MS-based virtualisation delivers for Simpl
- 18 February, 2008 22:00
Simpl has boosted its virtualisation business following its own implementation of the technology.
The systems integrator has just installed Microsoft Virtual Server 2005 and System Centre Virtual Machine Manager 2007. IT manager Jaime Neal says as Simpl grew, it has had to change its focus and consolidate systems.
Previously, the company’s network was built on the foundation that involved looking at each system or requirement individually, rather than having a solid infrastructure framework.
“This meant we had segregation of systems, and it wasn’t easy to consolidate that into one overall view,” he says.
Simpl also had some systems running on Windows NT 4.0 and SQL Server 7, and other older server and network hardware. The company looked at the more traditional approach to enterprise infrastructure of using multiple physical servers for each individual component, but it felt virtualisation would reduce hardware costs.
“We could also leverage the key features of a virtual infrastructure with improvements to availability, performance and extensibility. With centralised management, we reduce the time required to administer and maintain the infrastructure. And we still have the ability to use more traditional methods, like creating web farms and clustering Exchange servers, to further complement the features provided by the virtual infrastructure solution,” says Neal.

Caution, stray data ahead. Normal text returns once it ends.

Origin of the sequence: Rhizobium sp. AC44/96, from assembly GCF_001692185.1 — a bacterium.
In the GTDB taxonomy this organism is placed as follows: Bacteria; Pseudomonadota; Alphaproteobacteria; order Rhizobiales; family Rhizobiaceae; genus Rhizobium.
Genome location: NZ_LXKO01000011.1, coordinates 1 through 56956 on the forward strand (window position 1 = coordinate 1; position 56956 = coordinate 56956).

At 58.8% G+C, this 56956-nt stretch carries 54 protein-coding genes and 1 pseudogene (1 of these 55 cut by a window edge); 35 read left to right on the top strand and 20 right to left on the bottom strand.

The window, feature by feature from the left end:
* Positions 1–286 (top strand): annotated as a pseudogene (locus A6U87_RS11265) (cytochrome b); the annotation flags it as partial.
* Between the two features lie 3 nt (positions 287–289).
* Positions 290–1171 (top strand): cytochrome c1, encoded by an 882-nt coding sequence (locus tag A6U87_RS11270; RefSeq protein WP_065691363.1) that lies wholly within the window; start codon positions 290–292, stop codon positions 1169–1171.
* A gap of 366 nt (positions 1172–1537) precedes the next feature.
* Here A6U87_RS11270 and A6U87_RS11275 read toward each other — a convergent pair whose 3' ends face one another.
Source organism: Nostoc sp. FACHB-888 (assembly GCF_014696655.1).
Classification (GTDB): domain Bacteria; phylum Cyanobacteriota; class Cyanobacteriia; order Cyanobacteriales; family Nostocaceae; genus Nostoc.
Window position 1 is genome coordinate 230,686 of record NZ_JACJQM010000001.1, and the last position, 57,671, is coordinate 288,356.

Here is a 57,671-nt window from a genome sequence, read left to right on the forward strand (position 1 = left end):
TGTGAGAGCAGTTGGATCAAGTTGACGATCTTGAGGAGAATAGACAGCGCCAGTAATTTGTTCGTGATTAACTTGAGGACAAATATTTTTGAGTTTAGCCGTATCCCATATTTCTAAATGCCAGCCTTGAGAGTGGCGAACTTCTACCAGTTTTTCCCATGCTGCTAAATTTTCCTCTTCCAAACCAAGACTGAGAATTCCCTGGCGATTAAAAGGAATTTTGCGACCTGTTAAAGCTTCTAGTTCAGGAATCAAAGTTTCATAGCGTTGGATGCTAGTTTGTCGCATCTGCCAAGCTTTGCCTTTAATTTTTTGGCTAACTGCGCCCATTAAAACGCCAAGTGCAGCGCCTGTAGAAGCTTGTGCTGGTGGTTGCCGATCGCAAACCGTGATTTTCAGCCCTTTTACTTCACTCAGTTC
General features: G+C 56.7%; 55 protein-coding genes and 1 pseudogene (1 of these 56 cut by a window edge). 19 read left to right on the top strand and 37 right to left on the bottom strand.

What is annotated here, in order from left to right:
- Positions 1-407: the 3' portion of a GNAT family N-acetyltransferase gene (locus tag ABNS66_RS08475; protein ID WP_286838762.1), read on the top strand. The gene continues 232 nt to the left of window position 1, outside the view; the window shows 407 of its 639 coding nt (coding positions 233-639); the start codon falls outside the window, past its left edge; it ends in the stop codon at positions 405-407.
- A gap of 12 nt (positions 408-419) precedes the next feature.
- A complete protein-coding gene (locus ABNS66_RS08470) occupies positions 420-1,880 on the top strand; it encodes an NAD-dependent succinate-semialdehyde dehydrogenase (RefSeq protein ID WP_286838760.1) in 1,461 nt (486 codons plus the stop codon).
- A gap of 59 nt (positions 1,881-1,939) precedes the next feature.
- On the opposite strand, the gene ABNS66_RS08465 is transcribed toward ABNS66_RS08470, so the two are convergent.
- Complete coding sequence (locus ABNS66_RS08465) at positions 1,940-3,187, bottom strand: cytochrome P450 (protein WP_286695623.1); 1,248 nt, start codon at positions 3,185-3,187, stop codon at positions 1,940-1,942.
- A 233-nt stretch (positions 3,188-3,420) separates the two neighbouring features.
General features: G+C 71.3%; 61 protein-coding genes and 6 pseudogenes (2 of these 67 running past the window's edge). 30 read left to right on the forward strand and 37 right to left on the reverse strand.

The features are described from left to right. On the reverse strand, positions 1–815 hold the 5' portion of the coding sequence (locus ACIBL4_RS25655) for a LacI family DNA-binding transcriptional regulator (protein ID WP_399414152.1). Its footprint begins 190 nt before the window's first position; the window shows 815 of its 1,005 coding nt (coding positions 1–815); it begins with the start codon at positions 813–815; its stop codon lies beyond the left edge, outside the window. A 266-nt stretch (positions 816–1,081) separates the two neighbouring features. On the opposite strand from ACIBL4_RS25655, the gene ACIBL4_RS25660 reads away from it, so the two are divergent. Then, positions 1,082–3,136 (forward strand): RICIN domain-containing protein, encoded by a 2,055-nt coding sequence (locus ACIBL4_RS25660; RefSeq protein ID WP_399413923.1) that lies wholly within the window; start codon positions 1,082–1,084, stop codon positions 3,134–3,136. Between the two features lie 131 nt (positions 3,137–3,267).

Microsoft, VMWare and Citrix/Xensource were the vendors considered.
VMWare was seen as good but expensive. The Citrix/Xensource solution would have introduced a single point of failure to the system. Simpl had also successfully used Microsoft Virtual Server elsewhere.
Coupled with System Central Virtual Machine Manager, this allowed a cost-effective solution like VMWare’s, although downtime is needed for a live migration between virtual hosts.
Dubbed “Project Skynet”, the implementation started in September and went live in November.
Just after Christmas, Simpl faced a motherboard failure on one of its hosts. Under the old environment, the server would have been down a day. But with the new system, migration to running the virtual machines off that host was possible, keeping the system running during two days of repairs.
“Different server systems and roles can behave unexpectedly when placed inside a virtual environment, which needs tuning before you can confidently deploy it in a production environment,” he says.
However, Microsoft Windows server marketing manager Tovia Va’aula warns would-be virtualisers that such projects can create virtual image sprawl as real as server sprawl. Systems management is crucial to assess which workloads/applications can be virtualised.
“Often the best use of virtualisation is when a business has several servers running at a very low utilisation rate, for example 10-12%. These can be consolidated into a single server to achieve greater efficiency in management and cost,” he says.